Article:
Root Cause Analysis?
OUCH! – So read the cover of a BusinessWeek magazine whose cover story revealed a recent spate of product recalls at a $60 Billion company. This Company is well known for their exemplary handling of tainted products in the 80’s but had 50-plus product recalls in a 15-month span in products ranging from antacids to hip replacements. No doubt there are a lot of interrelated issues that resulted in “Johnson & Johnson’s Quality Catastrophe”.
Based on our experience, somewhere in the midst of J&J’s issues is almost certainly a combination of inadequate root cause identification and deficient change implementation. If you are experiencing service or product quality issues inside of your organization, consider implementing the following strategies:
- Don’t patch your problems! This is the step you are implementing after the problem has occurred to keep the inferior product or service from impacting the customer. Patches fail and lead to more problems. Instead isolate the root cause and spend your energy fixing the cause.
- Stop and think! When new problems emerge we usually engage in something Bob Schaffer calls “activity-centered fallacies” of collecting mounds of data, making adjustments and attending unnecessary or unfocused meetings to guess about the cause. Take the time to work through what IS and IS NOT wrong and identifying changes that have occurred.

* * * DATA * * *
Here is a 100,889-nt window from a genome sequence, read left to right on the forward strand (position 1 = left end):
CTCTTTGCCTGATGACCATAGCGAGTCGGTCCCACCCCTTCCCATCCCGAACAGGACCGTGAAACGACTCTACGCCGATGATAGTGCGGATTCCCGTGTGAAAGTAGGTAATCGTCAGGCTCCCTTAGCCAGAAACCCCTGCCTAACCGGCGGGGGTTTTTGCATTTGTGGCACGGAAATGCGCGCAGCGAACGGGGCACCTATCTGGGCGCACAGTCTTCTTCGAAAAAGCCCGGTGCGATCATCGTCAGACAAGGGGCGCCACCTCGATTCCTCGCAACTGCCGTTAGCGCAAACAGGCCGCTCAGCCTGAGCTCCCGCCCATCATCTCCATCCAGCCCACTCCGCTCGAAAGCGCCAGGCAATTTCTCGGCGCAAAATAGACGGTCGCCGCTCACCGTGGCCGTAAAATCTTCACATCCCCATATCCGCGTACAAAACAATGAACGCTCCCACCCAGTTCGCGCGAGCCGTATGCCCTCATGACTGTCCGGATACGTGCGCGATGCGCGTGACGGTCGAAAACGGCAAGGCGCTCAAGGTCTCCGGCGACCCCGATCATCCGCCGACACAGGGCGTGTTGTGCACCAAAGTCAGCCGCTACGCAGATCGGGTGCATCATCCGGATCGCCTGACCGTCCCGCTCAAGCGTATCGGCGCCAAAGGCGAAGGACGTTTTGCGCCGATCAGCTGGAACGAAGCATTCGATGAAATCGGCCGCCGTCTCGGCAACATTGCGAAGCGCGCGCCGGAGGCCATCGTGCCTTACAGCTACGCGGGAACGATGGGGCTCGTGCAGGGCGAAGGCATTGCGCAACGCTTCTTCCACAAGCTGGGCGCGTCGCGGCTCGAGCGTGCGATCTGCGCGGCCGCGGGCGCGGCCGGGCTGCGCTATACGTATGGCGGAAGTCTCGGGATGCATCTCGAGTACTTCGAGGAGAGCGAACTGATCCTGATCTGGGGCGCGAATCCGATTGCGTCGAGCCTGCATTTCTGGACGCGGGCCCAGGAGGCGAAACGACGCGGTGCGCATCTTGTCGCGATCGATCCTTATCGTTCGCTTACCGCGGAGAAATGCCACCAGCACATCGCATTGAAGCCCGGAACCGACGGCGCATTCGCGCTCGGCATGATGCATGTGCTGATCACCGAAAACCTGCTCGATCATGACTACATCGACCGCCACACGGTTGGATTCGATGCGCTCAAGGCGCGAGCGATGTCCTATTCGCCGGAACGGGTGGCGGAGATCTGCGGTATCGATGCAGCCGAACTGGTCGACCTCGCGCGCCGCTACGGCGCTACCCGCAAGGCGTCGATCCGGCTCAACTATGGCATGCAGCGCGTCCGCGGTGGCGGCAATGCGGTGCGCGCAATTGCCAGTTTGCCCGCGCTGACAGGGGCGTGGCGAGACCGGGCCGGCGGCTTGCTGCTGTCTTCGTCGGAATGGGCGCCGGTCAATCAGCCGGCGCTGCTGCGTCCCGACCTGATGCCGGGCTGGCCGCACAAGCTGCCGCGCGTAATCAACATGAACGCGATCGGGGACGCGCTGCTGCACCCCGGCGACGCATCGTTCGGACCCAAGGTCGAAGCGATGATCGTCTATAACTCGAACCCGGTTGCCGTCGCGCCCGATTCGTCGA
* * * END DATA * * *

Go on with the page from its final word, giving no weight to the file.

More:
- Don’t make changes! Okay, this is not realistic, practical or advisable for a company that wishes to improve. However, your change implementation process is critical for avoiding new problems. Before implementing any change, look for anything that could go wrong with the change and take preventive measures to reduce the likelihood that something will go wrong.
- Develop more problem solvers! Consider who you expect to resolve issues in your organization and make sure that they are adequately trained with a common set of processes. Armed with the right tools and a common language for resolving issues, your teams will be able to resolve issues more quickly and effectively than you thought possible.
Implement these strategies and you can avoid both the large and small issues that plague companies. It takes time and a disciplined focus but the payoff is a smooth running operation with few unexpected problems and minimal fire-fighting.
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